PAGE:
Version 3 comes with a fairly extensive manual. For older versions, you can refer to my presentation given at CoLTA 2015 for features and explanations.


A free multi-lingual concordance tool that supports different encodings. Originally developed for Arabic, and the interface can be switched between English and Arabic. Only has very basic concordancing and frequency analysis functionality. Java-based, so platform-independent.

Downside: Loading a corpus essentially means loading a single file, as no multi-select or folder selection are available. Thus, the only way to select a real corpus appears to be to copy a number of files together into a single file.


KWIC concordance lines, word clusters, collocation analysis, and word counts. Integrated with R. Only runs on Mac OS X.


Multilingual Parallel Concordancer for Windows. It uses truly parallel texts; that is texts which relate to the same source. Priced at £40 for educational licence.

Concordancer for Windows (WConcord)

WConcord is a fast and easy to use concordancer for unlimited amounts of text. It allows the user to load multiple plain text files (.txt) and create concordances based on simple or complex search patterns. Searches can be stored in a simple file format and called again for later searches over other corpora. The search facility has some capabilities for handling regular expressions which are described in the accompaying help file.

WConcord also creates word frequency lists. It provides plain frequency information as well as the cumulative frequency of the tokens in a corpus.

A special feature of WConcord is its ability to create collocation statistics. This function calculates the frequencies of co-occurrence of a node word (the search item(s)) with its collocates. The results can be exported in a format that can be imported into a spreadsheet or a database for further processing.


JConcorder is Java software for building and managing word catalogues – created by parsing text documents – and generating concordances therefrom. It is now available in beta version, either as an application or as an applet version.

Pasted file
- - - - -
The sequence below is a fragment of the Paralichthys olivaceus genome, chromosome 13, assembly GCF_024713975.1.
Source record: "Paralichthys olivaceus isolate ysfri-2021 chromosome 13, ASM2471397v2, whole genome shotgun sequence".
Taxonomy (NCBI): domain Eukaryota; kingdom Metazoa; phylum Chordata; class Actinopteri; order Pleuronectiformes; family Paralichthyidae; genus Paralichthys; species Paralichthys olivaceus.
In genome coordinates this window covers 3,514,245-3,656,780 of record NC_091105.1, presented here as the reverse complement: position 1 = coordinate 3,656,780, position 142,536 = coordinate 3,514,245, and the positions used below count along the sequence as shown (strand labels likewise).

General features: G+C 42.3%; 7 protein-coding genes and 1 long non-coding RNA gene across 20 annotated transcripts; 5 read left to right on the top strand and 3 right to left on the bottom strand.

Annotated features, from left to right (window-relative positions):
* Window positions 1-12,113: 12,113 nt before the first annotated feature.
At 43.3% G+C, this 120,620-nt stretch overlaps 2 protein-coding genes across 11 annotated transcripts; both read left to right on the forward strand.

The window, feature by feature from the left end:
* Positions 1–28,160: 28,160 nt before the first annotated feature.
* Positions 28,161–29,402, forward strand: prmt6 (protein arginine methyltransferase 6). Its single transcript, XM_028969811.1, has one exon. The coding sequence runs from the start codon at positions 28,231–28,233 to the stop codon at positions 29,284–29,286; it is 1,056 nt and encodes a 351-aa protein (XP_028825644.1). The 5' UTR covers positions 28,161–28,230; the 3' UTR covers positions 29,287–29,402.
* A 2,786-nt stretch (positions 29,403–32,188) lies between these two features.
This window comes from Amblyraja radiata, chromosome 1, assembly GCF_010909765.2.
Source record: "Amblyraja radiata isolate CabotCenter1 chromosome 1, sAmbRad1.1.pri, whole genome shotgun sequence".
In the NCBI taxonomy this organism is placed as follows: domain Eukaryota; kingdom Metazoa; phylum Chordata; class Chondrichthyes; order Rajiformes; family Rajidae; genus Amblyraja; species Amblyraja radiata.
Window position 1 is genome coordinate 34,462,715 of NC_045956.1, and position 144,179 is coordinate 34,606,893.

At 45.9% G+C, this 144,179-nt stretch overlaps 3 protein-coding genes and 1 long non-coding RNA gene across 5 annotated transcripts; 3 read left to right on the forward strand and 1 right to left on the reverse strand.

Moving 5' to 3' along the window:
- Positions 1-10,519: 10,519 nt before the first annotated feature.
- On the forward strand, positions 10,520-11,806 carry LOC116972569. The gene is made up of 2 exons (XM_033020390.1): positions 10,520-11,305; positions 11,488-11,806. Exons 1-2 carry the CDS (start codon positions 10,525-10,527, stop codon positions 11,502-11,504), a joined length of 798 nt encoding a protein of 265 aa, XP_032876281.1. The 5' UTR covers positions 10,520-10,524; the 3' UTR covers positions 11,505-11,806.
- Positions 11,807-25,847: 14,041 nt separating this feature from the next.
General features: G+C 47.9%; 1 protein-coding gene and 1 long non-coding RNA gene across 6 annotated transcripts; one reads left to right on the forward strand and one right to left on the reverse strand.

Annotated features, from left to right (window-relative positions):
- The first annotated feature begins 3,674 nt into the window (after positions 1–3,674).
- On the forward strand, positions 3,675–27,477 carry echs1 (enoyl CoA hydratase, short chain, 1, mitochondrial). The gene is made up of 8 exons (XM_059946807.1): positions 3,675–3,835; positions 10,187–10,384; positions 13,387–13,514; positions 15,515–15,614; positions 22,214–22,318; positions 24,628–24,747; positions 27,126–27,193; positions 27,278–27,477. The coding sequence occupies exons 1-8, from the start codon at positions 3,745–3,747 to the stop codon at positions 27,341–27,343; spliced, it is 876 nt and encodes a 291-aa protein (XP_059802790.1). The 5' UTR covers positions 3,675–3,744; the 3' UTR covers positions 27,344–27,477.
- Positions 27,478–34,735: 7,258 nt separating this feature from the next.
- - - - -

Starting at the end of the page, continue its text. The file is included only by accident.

As a Java program, it’s platform-independent.


A tool designed to create, interrogate and visualise parsed corpora. It’s got both a graphical interface ( and an API ( The user starts with plain text files in corpora/subcorpora (i.e. folders/subfolders). In corpkit, the user can then leave them as plain, have them tokenised, or fully analysed by CoreNLP, which includes POS, lemma, constituency, dependency, etc.
corpkit does a lot of the usual things (parsing, concordancing and keywording) but also extends their potential significantly: you can concordance by searching for combinations of lexical and grammatical features, and can do keywording of lemmas, of subcorpora compared to corpora, or of words in certain positions within clauses. Corpus interrogations can be quickly edited and visualised in complex ways, or saved and loaded within projects, or exported to formats that can be handled by other tools.


free concordancer for Windows & MacOS X

TextStat (Matthias Hüning)

freeware concordancer; reads ASCII/ANSI texts (in different encodings). HTML files (directly from the internet) and MS Word and and OpenOffice files (no conversion needed). Produces word frequency lists & concordances (uses regular expressions). Includes a web-spider which reads as many pages as you want from a particular web site and puts them in a TextSTAT-corpus. The news-reader puts news messages in a TextSTAT-readable corpus file.
Multilingual interface and uses Unicode internally: can cope with many different languages & file encodings. Written in Python: should run everywhere where Python runs (Windows XP, Linux, MacOS X).

Multilingual Concordancer (MLTC) (Scott Piao)

free: MLCT (Multilingual Corpus Toolkit) is a JAVA software package with a GUI (Graphical User Interfce). It provides various useful functionalities for building and processing corpora, including sentence boundary detection, concordancing, collocation extraction etc. To run the program, user needs to install the Java Runtime Environment (JRE).